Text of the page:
stimulus

stimulus, stimulant, excitant, incitement, impetus can all mean an agent that arouses a person or a lower organism or a particualr organ or tissue to activity. Only the first three words have definite and common technical use.
Stimulus, in this use chiefly a physiological or psychological term, applies basically to something (as a change in temperature, light, sound, or pressure) that occurs in the internal or external environment of an organism, is perceived by sense organs, and if sufficiently intense induces a neural or equivalent (as tropistic) response
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any physical energy that acts upon a receptor of a living organism. A stimulus causes a reaction in an organism, but not necessarily a response (a reaction of a muscle or gland)— Charles Morris

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so long as a system recognizes stimuli, and reacts to them with fitting responses, it exercises control. And it may then remain intact and functioning, despite stresses which would otherwise upset its internal coordination— Weisz

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Stimulant, typically a medical term, applies chiefly to a chemical substance and especially to a medicament that does or is intended to vitalize bodily activity, either generally or in respect to a particular system or organ or function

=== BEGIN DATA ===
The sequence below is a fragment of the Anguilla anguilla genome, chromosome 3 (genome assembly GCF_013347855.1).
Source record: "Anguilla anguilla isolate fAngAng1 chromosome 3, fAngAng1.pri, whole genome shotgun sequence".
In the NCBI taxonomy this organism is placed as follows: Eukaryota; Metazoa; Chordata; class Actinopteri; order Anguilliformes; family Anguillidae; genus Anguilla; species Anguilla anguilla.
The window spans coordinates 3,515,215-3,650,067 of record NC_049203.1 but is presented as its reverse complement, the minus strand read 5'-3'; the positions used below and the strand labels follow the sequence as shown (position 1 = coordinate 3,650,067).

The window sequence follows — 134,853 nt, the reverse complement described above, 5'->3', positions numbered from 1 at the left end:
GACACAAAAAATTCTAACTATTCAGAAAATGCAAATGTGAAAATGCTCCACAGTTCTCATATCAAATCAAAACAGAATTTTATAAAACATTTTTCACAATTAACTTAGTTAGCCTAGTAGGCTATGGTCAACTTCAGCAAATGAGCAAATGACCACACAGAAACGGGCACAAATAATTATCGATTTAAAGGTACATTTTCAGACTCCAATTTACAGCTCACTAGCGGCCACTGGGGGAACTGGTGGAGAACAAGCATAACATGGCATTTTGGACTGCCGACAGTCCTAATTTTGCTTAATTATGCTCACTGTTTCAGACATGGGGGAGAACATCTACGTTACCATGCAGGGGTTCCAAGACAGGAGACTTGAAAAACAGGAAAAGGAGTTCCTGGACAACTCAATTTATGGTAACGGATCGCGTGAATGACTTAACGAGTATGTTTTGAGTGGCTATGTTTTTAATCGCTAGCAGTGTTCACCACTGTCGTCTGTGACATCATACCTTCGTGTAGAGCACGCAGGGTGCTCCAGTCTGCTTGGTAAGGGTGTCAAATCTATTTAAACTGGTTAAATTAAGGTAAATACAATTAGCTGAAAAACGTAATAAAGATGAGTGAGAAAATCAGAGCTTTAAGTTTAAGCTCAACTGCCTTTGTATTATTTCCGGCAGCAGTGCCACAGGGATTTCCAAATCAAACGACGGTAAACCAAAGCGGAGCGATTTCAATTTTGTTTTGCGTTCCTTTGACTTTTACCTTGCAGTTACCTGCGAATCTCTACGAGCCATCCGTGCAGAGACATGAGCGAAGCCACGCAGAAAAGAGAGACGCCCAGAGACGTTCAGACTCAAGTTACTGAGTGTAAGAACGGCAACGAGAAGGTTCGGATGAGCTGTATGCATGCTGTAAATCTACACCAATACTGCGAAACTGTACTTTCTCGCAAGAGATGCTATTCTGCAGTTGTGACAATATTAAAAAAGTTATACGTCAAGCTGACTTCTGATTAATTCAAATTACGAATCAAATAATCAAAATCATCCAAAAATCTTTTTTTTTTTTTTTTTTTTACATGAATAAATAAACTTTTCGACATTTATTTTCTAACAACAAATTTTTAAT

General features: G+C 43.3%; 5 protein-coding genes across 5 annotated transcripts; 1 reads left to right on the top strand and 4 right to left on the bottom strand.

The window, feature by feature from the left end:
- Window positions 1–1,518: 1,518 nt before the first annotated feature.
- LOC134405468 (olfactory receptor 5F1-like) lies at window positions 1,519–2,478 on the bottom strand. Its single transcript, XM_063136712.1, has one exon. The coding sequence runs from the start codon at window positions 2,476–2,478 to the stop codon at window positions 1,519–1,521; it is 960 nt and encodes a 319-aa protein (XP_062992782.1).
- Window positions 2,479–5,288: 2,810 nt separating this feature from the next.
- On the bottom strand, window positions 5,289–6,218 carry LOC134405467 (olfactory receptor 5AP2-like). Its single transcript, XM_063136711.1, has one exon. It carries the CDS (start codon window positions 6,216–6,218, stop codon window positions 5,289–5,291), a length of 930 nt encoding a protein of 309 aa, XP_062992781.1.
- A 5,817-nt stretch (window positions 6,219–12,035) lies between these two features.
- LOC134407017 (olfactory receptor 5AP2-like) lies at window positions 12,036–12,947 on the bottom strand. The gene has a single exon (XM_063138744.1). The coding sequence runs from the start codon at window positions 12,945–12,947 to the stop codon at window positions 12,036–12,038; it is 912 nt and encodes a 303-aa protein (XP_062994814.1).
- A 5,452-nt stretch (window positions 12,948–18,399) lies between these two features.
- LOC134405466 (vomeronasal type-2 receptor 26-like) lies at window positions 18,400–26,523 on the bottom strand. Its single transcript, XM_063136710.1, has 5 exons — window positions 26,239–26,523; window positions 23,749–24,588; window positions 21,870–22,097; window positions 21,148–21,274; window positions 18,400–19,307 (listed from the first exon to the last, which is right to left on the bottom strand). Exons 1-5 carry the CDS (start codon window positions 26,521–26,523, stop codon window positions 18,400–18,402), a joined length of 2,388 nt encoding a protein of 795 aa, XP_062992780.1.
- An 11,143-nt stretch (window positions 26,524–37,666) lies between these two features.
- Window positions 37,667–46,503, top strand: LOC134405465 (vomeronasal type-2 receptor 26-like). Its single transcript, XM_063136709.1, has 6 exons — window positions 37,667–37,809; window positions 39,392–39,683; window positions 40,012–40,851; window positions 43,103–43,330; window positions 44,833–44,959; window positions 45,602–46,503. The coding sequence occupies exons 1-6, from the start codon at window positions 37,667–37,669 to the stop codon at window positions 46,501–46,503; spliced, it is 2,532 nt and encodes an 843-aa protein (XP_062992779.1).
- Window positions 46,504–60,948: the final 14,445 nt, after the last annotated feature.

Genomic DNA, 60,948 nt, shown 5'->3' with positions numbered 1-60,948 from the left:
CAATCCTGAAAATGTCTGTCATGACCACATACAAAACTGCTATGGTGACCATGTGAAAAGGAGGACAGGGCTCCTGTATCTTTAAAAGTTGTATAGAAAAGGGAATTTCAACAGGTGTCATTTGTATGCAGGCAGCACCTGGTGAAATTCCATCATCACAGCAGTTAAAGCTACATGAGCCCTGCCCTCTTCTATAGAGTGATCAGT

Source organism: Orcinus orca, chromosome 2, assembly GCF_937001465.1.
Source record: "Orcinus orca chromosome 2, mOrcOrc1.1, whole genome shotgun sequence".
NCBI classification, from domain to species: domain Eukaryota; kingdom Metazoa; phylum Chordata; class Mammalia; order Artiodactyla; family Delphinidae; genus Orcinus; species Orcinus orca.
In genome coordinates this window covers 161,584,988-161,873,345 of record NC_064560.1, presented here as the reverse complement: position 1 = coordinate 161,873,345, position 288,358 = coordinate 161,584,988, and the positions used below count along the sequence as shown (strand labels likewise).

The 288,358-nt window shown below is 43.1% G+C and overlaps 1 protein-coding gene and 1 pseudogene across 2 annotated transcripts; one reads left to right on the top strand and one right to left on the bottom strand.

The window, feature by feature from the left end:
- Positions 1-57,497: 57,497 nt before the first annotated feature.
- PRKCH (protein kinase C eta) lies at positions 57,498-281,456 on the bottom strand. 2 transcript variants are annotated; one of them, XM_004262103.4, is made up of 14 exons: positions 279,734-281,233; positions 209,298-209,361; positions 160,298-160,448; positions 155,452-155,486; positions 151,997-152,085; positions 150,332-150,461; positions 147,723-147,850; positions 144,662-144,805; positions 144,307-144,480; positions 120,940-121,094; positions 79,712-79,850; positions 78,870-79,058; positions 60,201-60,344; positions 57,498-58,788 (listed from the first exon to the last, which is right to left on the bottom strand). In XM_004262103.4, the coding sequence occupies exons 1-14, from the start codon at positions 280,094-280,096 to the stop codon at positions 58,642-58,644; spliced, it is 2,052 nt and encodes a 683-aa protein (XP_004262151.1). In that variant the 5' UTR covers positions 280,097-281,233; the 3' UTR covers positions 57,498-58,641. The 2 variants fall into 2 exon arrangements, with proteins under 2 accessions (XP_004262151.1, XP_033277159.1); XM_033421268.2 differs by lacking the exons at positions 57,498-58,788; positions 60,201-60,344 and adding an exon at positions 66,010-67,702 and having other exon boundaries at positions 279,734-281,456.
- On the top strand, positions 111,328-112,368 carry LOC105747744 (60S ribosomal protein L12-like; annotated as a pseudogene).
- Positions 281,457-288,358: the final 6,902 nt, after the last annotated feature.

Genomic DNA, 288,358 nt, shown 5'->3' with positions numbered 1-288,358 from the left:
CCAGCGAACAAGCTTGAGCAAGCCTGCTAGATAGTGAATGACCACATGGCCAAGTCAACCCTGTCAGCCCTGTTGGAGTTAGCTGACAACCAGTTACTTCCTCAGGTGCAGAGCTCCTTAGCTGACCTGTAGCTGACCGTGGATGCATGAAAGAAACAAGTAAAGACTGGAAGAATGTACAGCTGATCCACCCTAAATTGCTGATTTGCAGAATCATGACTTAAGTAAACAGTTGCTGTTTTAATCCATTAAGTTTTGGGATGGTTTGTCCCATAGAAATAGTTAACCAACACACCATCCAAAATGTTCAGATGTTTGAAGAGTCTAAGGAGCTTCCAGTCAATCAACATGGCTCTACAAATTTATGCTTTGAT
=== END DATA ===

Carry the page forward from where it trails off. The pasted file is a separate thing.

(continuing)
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tea, coffee, and cocoa are true stimulants to the heart, nervous system, and kidneys; coffee is more stimulating to the brain, cocoa to the kidneys, while tea occupies a happy position between the two, being mildly stimulating to most of our bodily functions— Ukers

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drugs which speed up cell activity are called stimulantsClemensen et ai

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alcohol produces a false sense of well-being and efficiency, but actually it is a depressant rather than a stimulant—T. L. Engle

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Excitant can come very close to stimulant in some of its uses; thus, one may speak of a substance as a stimulant or an excitant of intestinal motility. But distinctively excitant can apply to either a sought or an unwanted reaction and it can imply, as stimulus often but stimulant rarely does, either the initiating or the vitalizing of a process or activity
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these amines, being excitants of the central nervous system, increase intellectual and motor activity, produce insomnia, nervousness, and tremors and have the property of antagonizing mild drug depression— Thienes

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a great many allergists believed that pine pollen contained little or no excitant of allergy. That is to say, the element within the pollen which stimulates antibody production was absent in pine pollen— Swartz